In India, Cambridge International Examinations (CIE) GCE Advanced Level qualifications are offered at private and international schools as an alternative to the conventional Higher Secondary Certificate (HSC).
In Malaysia, the A Level qualification is offered, with examinations conducted by Cambridge International Examinations (CIE). Some subjects are unique to Malaysia or have a format, curriculum, or syllabus that is unique to Malaysia. For instance, there are two types of A Level in Malaysia, Cambridge A Level (administered by Cambridge International Examinations) and Edexcel International Advanced Level (administered by Pearson International).
In Mauritius, A/AS Level qualifications are taken as part of the Higher School Certificate, awarded upon successful completion of secondary school after passing of examinations jointly administered by the Mauritius Examinations Syndicate and the University of Cambridge Local Examinations Syndicate (UCLES). A number of exam papers for offered, such as French, are customised to support the national educational standards. Additionally, International A Level qualifications from Edexcel are available, for which exams may be registered through the Mauritius Examinations Syndicate.
In Nepal, Cambridge International Examinations (CIE) GCE Advanced Level qualifications are offered by some of the private, public and international schools as an alternative to the National Examination Board (Nepal) (HSEB) +2. A-level has become a popular choice for a number of students in Nepal.
A-levels are offered in Pakistan by non-governmental, private institutions, along with International Baccalaureate and other international examinations. Examinations are handled by international British boards and the program is equivalent to Higher Secondary School Certificate. Academies are established all around the country which prepare the students to take the examinations as a private candidate.
In Seychelles, the A Level qualification is offered, with examinations conducted by Cambridge International Examinations (CIE). Some subjects are unique to Seychelles or have a format, curriculum, or syllabus that is unique to Seychelles.
In Singapore, H1/H2/H3 level qualifications are awarded upon successful completion of examinations jointly administered by Singapore Ministry of Education (MOE), Singapore Examinations and Assessment Board (SEAB) and the University of Cambridge Local Examinations Syndicate (UCLES).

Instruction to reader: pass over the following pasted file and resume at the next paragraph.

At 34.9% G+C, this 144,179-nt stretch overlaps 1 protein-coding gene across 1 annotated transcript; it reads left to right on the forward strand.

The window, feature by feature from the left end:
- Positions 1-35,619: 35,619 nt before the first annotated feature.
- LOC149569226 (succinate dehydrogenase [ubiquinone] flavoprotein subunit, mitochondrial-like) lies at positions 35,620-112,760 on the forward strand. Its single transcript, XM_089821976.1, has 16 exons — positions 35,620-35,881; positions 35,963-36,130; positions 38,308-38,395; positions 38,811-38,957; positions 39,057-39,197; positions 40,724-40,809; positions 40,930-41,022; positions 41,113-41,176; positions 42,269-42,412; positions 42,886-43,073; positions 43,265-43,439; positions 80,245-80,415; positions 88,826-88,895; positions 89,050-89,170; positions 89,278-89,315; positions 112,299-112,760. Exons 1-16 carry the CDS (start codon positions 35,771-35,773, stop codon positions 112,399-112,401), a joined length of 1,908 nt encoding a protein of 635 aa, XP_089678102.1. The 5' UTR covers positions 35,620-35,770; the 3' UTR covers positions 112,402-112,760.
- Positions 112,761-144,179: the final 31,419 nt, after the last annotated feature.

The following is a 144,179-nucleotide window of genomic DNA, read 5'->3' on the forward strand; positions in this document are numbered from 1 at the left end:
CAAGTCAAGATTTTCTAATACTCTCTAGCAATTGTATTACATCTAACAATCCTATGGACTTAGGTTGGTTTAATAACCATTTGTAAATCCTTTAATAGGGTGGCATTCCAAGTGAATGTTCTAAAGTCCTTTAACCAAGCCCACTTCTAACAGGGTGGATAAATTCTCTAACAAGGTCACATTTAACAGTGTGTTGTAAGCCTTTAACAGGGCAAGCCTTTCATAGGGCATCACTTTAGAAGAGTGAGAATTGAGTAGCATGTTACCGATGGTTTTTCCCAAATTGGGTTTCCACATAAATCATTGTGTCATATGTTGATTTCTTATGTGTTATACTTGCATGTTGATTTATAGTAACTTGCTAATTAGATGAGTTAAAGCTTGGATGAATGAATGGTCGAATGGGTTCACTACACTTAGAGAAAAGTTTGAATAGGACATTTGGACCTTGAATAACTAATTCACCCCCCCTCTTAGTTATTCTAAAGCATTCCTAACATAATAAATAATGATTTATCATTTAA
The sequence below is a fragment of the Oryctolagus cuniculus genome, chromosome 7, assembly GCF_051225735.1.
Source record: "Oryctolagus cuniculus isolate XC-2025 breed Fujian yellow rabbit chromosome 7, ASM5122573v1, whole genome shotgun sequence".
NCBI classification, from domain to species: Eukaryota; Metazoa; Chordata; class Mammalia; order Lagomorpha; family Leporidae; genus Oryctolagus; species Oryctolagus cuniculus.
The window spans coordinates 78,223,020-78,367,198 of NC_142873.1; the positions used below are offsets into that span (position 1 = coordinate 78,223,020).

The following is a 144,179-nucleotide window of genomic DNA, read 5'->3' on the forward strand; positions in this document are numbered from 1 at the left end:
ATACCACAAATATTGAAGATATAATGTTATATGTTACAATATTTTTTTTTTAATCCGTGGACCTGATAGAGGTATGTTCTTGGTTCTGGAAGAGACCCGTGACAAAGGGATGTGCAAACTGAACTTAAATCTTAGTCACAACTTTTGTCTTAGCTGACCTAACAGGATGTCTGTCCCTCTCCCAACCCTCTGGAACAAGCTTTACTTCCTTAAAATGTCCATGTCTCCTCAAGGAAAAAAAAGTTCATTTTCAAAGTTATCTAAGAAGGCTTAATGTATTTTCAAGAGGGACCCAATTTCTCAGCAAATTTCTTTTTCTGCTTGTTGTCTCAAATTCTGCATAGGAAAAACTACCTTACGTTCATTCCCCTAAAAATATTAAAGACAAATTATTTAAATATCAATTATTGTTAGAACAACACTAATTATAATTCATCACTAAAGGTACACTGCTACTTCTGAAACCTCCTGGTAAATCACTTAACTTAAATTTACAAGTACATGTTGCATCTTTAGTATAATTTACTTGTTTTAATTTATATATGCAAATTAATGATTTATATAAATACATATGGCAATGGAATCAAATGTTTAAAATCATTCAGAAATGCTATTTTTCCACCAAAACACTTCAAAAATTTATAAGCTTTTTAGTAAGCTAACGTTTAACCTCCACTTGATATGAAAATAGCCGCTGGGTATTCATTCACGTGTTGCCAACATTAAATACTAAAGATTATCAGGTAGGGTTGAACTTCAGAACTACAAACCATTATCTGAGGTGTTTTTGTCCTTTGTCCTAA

In Sri Lanka, A Level qualifications are offered by governmental and non governmental schools. The qualifications are awarded upon successful completion of examinations called Local A Levels while most of the private schools award them upon London A Levels. Local GCE Advanced Level qualifications are offered by the Department of Examinations. Passing A Levels is the major requirement for applying to local universities.
A Levels are a college or sixth form leaving qualification offered in England, Wales, and Northern Ireland. These are not compulsory, unlike GCSEs. In Scotland, A Levels are also offered by selected schools as an alternative school-leaving qualification in place of the Scottish Advanced Higher. The five main examination boards which administer British A Levels in the UK are:
- Assessment and Qualifications Alliance (AQA)
- Oxford, Cambridge and RSA Examinations (OCR)
- Edexcel (Edexcel Pearson - London Examinations)
- Welsh Joint Education Committee (WJEC)
- Council for the Curriculum, Examinations & Assessment (CCEA)
Edexcel and Cambridge International Examinations (CIE) also offer international versions of the British A Levels in the United Kingdom and worldwide.
The British variant of A/AS levels are also taken in many Commonwealth and former Commonwealth countries, as well as in examination centres worldwide. British international schools in foreign countries generally offer the British A Levels as offered through Edexcel or Cambridge International Examinations. At select examination centres, the British A Level exams may also be available to private candidates.
A Level reforms in EnglandEdit
Between 2015 and 2018 (first assessment Summer 2017), A Levels in England were reformed, transitioning from a modular to linear structure (initially across 13 subjects). This means all A Level exams are taken in one sitting as a set of terminal exams (3 exams for the majority of subjects), and there is no coursework set for many subjects. For A Levels which retain a coursework element, the percentage of the final grade determined by coursework has been reduced. An example of this can be seen in Edexcel's new English Literature A Level, reformed in 2015, which reduces the amount of coursework to 20% (from 40% in the old modular specification). A Levels are no longer separated into units, and students must resit all of their exams if they wish to resit the qualification. While these reforms were expected to be complete for first teaching in 2017, this was extended to 2018 to include the reforms of less common languages such as Modern Hebrew, Bengali among others.
The AS Level is now a separate qualification and is not required for an A Level award, although it still encompasses the first year of the full A Level content. However, unlike AS Levels in the old modular courses, they are now worth only 40% as many UCAS points as a full A Level (from 50% in the modular courses), as content from the second year of A Level is considered more academically challenging than that of the first year.